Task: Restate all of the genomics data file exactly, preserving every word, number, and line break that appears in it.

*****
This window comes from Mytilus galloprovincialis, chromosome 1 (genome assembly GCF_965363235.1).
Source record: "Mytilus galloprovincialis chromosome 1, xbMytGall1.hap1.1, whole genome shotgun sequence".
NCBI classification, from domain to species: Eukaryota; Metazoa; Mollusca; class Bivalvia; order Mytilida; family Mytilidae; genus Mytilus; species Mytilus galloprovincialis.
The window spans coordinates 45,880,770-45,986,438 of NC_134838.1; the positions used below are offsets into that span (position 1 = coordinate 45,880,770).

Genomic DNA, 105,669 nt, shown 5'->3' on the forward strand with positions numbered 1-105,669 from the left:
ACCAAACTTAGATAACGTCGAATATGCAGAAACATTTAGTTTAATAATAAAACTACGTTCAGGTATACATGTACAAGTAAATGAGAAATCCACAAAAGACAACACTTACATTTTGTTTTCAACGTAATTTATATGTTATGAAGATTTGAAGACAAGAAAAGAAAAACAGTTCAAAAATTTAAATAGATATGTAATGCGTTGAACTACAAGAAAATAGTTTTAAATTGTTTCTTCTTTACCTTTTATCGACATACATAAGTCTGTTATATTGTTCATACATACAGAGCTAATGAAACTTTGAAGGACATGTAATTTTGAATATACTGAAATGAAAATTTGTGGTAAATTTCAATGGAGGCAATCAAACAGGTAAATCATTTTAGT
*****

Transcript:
This window comes from Mytilus galloprovincialis, chromosome 1 (genome assembly GCF_965363235.1).
Source record: "Mytilus galloprovincialis chromosome 1, xbMytGall1.hap1.1, whole genome shotgun sequence".
NCBI classification, from domain to species: Eukaryota; Metazoa; Mollusca; class Bivalvia; order Mytilida; family Mytilidae; genus Mytilus; species Mytilus galloprovincialis.
The window spans coordinates 45,880,770-45,986,438 of NC_134838.1; the positions used below are offsets into that span (position 1 = coordinate 45,880,770).

Genomic DNA, 105,669 nt, shown 5'->3' on the forward strand with positions numbered 1-105,669 from the left:
ACCAAACTTAGATAACGTCGAATATGCAGAAACATTTAGTTTAATAATAAAACTACGTTCAGGTATACATGTACAAGTAAATGAGAAATCCACAAAAGACAACACTTACATTTTGTTTTCAACGTAATTTATATGTTATGAAGATTTGAAGACAAGAAAAGAAAAACAGTTCAAAAATTTAAATAGATATGTAATGCGTTGAACTACAAGAAAATAGTTTTAAATTGTTTCTTCTTTACCTTTTATCGACATACATAAGTCTGTTATATTGTTCATACATACAGAGCTAATGAAACTTTGAAGGACATGTAATTTTGAATATACTGAAATGAAAATTTGTGGTAAATTTCAATGGAGGCAATCAAACAGGTAAATCATTTTAGT